To help address these concerns, organizations are embracing technology and automation to enhance worker experience and productivity. Around 85% of respondents plan to invest in new technology and/or build upon existing technology in the next year, with more than half (53%) indicating they intend to increase automation by up to 30%.

Brandon Black, Senior Vice President and General Manager for Ivanti Wavelink said, “With the current shortage of available labour, many industries are better equipping their teams with technologies that help them optimize workflow. By embracing technology to help streamline operational efficiency, organizations can increase productivity, reduce costs, save time, and improve customer satisfaction. Additionally, by implementing technology and automation that uses real-time data, companies can gain end-to-end visibility that allows them to evaluate information more efficiently and be more agile in mitigating issues.”

PDI Technologies

PDI Technologies published the third Business of Sustainability Index (“BOSI”). There has been a steady growth of Americans, indicating they would pay more for sustainable products. In 2023, the figure was 68%, up 2% from 2022 and 4% from 2021.

Young people are especially open to paying more for sustainable products, with 77% of Gen Z (ages 18-26) and 72% of Millennials (ages 27-42) saying they would do so. Parents were also prepared to open their wallets for sustainability, with more than three-fourths (76%) noting they would pay more.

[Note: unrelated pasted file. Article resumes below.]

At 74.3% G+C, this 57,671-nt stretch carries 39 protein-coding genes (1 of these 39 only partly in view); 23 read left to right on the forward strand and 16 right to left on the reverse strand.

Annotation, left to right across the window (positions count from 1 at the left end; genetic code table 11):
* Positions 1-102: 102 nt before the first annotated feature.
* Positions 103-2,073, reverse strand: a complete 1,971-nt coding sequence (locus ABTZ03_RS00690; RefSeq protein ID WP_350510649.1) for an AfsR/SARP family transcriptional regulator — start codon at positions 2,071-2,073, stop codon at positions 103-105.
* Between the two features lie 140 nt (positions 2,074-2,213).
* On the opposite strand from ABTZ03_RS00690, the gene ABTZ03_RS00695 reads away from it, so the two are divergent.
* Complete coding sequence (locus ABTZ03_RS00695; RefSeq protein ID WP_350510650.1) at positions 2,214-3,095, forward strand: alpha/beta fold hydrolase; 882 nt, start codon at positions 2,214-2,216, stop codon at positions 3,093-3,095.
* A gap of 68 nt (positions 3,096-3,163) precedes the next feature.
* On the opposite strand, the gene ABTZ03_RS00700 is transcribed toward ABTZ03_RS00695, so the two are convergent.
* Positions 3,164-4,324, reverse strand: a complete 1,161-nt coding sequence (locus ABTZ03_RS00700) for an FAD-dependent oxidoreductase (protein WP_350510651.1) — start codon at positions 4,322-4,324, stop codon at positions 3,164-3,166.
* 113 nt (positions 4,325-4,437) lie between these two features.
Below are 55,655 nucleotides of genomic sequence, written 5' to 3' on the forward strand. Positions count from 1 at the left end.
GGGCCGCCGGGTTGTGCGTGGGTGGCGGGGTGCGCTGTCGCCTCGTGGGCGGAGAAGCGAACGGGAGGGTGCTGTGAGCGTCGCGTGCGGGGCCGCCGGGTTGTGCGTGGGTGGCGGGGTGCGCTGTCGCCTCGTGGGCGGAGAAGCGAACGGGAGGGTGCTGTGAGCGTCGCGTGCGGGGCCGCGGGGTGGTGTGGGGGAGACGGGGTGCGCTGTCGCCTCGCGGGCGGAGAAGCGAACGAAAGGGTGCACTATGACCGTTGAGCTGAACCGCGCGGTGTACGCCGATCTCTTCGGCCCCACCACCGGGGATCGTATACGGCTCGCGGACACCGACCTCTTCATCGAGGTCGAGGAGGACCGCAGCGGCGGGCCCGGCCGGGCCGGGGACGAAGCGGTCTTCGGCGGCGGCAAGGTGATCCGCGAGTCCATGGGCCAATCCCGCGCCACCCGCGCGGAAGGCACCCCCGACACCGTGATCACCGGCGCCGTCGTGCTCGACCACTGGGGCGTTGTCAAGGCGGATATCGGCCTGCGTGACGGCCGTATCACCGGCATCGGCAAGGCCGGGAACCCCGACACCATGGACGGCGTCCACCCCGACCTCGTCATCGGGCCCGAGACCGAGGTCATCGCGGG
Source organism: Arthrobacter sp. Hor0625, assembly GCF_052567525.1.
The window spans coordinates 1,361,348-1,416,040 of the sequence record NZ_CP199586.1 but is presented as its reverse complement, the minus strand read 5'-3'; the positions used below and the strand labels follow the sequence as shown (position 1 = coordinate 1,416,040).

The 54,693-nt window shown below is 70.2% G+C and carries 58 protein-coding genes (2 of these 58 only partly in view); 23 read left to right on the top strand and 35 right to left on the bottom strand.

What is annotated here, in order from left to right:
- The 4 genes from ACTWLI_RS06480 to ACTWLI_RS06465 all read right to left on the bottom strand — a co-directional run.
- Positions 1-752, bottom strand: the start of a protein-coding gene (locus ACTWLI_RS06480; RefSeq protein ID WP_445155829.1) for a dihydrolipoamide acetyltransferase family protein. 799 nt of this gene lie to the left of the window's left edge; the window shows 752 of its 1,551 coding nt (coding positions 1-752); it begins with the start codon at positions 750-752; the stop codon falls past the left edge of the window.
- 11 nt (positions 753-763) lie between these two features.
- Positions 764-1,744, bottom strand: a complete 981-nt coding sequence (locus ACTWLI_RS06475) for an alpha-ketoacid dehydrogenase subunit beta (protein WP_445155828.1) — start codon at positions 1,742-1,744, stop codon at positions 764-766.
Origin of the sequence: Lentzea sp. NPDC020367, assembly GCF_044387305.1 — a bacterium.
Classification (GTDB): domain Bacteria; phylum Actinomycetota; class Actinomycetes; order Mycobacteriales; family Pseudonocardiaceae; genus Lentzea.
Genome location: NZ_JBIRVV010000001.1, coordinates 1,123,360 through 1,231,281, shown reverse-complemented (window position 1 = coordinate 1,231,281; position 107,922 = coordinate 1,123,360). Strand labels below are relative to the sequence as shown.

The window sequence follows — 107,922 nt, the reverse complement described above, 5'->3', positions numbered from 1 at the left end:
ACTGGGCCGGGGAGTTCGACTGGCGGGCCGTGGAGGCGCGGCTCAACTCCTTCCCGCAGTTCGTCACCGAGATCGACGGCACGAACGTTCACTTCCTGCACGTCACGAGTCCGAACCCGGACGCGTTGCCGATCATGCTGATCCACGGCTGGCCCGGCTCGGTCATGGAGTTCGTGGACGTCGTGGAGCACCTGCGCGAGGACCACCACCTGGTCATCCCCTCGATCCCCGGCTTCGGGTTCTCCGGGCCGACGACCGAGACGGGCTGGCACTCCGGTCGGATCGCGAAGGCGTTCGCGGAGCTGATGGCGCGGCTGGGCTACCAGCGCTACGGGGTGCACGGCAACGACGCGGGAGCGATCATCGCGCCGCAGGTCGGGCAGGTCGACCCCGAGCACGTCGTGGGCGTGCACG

When asked about purchasing gasoline specifically, 64% of Americans said they would pay more at the pump if the carbon emissions were offset with sustainability efforts, such as planting trees. That number was even higher for Gen Z (76%), Millennials (67%), and parents (74%).

Brandon Logsdon, President of Consumer Engagement PDI Technologies, commented, “Over the past three years, BOSI has measured Americans’ accelerating demand for sustainability to help companies better understand how to meet those evolving needs. The data is clear: Consumers overwhelmingly want sustainable products and are willing to pay more for them. Companies that understand sustainability as a strategic business asset are well positioned to gain market share and grow faster than their competitors.”


Xero launched a report revealing that overall, small business owners’ well-being is below the general population’s. It serves as a reminder of the myriad challenges small business owners are dealing with in 2023 – including high inflation, slowing economic growth, concern about staff wellbeing and general uncertainty about the future.

The report looked at the happiness index across seven countries:

  • South Africa – 65
  • Singapore – 64
  • New Zealand – 63
  • Canada – 62
  • United States – 61
  • Australia – 60
  • UK – 56

Rachael Powell, Chief Customer Officer, Xero, commented, “Despite rising awareness of wellbeing in all facets of our lives, there has been little data about small business wellbeing beyond financial measures,” said “Our research highlights what we already suspected – that small business owners are experiencing many wellbeing challenges at the moment, coming at them from a variety of sources.”

The Xero research also highlighted differences between younger and older small business owners. In all seven countries studied, small business owners under 30 were more likely to be experiencing financial distress than small business owners over 50. Similarly, small business owners under 30 are likely to feel more stressed about their employees’ well-being than owners over 50.